The term ‘Peranakan’ means ‘locally born’ in Malay, and refers to the descendants of foreign traders who married local women in Southeast Asia centuries ago. Singapore’s Peranakan community is mostly Peranakan Chinese, descendants of Chinese traders who settled in the busy ports of Penang and Singapore in the 19th century.
The Peranakan Museum is housed in a handsome old school. Now a National Monument, the former Tao Nan School was built in 1912, and was the first modern Hokkien school set up in the Straits Settlements. The building’s layout is based on Straits Settlements bungalows, where rooms sit around a central hall while toilets and kitchens are outside the main building.
Meyvaert has a sentimental attachment to this project, since we have provided showcases for this ‘historic’ museum for the third time.
Our first project ever in Singapore was the supply of 93 showcases for the transition of the Old Tao Nan School building in Armenian street to the Asian Civilisations Museum in 1997. In 2007, we had the honour to contribute to the start of the Peranakan Museum housed in the same building. In a completely new scheme design and renovated building, we installed 37 new recessed wall showcases with a modern look and technology. 8 large wall cases from 1997 were reused and upgraded with innovative fibre optic lighting and the most recent presentation techniques and conservation grade materials.
This time the project consisted of 34 custom showcases: 12 recessed wall cases with hinged doors, 16 standing wall cases with hinged doors, 4 standing wall cases with pull-and-slide doors, and 2 table cases with a piston-hinged opening.
Due to Covid, the Meyvaert team in Europe was unable to travel to Singapore for the detailed measurements and meetings. However, the pandemic has forced us to be even more creative in finding solutions. With the help of the client and the fit-out company, we were able to work very efficiently and accurately to bring this project to completion.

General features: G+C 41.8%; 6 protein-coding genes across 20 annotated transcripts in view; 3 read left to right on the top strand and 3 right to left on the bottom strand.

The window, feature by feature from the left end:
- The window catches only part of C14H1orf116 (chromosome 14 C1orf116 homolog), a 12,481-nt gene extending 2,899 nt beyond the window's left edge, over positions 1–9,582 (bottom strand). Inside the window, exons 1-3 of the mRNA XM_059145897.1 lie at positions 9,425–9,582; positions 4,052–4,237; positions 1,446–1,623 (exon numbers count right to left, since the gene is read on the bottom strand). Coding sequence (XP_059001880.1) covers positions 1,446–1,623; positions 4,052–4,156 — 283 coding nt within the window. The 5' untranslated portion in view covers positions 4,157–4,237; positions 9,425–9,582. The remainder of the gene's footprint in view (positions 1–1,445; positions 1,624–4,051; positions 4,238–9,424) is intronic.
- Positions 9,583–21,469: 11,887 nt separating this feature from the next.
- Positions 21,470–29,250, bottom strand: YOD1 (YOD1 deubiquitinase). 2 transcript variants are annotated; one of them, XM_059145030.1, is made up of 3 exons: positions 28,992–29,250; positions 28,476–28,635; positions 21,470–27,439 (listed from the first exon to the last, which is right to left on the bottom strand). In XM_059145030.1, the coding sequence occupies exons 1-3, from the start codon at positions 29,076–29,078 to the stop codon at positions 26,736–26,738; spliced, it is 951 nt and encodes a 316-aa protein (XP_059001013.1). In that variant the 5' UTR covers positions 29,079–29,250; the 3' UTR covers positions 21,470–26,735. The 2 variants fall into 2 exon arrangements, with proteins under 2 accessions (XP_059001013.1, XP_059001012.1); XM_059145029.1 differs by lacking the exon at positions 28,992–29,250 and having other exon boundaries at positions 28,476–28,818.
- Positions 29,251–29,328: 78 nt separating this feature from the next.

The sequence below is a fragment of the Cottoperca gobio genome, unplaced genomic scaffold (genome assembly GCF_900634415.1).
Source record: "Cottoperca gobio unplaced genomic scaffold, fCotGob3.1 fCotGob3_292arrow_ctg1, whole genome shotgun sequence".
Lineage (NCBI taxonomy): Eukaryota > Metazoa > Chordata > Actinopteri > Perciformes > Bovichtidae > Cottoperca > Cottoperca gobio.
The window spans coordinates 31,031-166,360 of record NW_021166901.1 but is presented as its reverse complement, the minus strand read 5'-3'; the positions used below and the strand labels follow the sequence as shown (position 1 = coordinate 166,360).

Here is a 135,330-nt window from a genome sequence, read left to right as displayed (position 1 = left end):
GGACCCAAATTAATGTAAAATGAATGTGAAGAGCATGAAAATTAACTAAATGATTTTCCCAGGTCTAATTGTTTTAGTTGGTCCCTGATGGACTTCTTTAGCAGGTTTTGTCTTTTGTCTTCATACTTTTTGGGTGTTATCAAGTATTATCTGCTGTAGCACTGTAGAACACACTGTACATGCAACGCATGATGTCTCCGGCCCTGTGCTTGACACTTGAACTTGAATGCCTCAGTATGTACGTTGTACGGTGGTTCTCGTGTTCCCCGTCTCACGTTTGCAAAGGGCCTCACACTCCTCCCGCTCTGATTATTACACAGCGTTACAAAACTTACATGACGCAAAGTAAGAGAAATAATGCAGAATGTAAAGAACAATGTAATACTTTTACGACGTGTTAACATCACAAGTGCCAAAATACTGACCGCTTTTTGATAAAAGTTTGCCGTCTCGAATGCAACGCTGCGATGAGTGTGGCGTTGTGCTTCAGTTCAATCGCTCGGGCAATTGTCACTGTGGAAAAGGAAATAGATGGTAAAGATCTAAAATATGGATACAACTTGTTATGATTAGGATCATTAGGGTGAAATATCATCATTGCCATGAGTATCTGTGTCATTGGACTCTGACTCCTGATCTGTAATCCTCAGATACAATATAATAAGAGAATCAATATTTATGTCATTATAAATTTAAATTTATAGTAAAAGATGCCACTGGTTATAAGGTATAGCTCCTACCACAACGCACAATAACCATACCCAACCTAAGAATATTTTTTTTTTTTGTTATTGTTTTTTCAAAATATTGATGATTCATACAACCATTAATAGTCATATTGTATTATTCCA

As the Museum is an old school building and has been designated a National Monument, Meyvaert followed all the strict building management requirements. Our challenge was to seamlessly integrate the cases into their surroundings by fitting them between the existing walls of the old building, as well as between the customised constructions made by the fit-out company. A minimal margin was allowed on each side of the cases.
We overcame these different challenges thanks to a very intensive coordination and collaboration with the fit-out contractor.
Also worth mentioning is the largest table case for this project: a freestanding showcase with a 2,1 x 2,1 m glass hood weighing 160 kg. Despite its colossal dimensions, this showcase can be easily operated by one person. Not only that, the meticulous calculations of our engineering team even made it possible to open the case smoothly with just one hand.
The cases were equipped with a very specific lighting system. We integrated the existing fiber-optic lighting system with new lighting consisting of LED spots on rails, resulting in a combination of fiber-optics installed on grids and LED spots installed on rails.
This way, we contributed to the go-to destination for Peranakan heritage and culture. The museum, now furnished with our showcases, houses what is reputedly the world’s finest collection of Peranakan artefacts - such as jewellery, furniture and textiles - in ten newly refreshed permanent galleries over three floors. Various aspects of this hybrid Southeast Asian culture are brought to life in this revamped top-notch museum, to which we are proud to have contributed.
© Sze Kiat Koh
34 showcases: 12 recessed wall cases, 20 standing wall cases and 2 table cases
© Sze Kiat Koh